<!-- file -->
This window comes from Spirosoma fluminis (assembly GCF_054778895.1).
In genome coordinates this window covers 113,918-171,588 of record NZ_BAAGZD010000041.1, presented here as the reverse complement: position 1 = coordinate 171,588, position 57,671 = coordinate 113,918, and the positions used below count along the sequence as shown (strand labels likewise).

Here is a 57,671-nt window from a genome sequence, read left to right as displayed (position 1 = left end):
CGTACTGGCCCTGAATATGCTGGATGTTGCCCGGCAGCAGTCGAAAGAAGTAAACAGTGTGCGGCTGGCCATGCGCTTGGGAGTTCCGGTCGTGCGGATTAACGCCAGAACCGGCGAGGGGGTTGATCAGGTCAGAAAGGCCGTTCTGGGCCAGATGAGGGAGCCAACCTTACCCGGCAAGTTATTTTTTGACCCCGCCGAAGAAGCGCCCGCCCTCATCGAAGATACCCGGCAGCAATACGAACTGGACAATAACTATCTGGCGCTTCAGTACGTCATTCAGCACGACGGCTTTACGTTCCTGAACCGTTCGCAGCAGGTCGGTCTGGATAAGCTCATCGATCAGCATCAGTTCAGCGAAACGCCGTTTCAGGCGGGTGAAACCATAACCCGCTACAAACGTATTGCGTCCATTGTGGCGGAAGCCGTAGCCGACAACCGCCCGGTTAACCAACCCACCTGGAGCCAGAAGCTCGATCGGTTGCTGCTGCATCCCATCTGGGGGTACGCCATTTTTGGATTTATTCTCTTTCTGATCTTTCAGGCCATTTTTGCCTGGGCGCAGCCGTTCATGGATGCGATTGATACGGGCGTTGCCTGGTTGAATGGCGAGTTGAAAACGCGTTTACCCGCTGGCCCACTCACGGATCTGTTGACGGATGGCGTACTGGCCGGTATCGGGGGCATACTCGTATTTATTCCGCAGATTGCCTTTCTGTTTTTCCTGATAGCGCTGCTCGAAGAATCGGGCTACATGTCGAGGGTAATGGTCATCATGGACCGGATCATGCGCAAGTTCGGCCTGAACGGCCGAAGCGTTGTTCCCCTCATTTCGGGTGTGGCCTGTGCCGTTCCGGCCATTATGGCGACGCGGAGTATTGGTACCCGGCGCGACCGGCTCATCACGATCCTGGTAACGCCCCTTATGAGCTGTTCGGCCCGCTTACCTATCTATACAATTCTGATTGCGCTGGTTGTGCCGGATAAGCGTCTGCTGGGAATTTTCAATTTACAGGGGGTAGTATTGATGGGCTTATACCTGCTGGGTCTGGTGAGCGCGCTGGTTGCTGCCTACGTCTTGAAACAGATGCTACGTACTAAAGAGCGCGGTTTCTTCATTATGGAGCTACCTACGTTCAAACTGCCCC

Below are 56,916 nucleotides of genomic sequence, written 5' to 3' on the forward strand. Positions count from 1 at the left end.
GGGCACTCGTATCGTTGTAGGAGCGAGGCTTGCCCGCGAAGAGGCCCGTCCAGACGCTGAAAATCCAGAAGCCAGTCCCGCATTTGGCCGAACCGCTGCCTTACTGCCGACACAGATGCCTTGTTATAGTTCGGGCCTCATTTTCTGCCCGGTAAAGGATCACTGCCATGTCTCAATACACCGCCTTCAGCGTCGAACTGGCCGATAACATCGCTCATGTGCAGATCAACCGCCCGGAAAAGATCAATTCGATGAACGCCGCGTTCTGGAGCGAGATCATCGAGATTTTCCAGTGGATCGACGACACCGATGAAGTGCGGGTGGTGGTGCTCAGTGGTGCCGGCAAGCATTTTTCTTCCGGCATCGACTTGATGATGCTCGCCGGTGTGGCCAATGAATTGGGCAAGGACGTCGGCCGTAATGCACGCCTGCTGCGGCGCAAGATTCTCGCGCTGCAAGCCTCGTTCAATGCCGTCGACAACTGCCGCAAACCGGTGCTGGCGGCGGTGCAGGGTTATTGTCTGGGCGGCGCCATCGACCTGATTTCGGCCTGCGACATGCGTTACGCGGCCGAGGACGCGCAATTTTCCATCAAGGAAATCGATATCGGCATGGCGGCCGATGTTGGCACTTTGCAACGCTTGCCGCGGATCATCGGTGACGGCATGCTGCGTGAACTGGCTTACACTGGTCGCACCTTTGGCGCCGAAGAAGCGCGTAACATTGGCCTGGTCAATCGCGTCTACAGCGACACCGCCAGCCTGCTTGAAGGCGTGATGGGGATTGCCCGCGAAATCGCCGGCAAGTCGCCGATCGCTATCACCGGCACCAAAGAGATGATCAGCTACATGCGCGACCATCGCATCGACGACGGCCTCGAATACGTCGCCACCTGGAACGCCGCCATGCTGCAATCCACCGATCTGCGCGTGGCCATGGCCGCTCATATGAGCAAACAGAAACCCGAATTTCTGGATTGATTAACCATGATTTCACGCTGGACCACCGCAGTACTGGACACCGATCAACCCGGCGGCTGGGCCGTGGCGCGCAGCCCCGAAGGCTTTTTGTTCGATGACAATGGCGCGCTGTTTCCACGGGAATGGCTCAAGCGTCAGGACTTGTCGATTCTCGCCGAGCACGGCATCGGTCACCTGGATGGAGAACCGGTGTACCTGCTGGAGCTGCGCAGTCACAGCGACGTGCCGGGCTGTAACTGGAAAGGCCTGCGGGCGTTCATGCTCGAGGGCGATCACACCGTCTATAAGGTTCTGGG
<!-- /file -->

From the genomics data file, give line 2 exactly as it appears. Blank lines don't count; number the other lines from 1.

In genome coordinates this window covers 113,918-171,588 of record NZ_BAAGZD010000041.1, presented here as the reverse complement: position 1 = coordinate 171,588, position 57,671 = coordinate 113,918, and the positions used below count along the sequence as shown (strand labels likewise).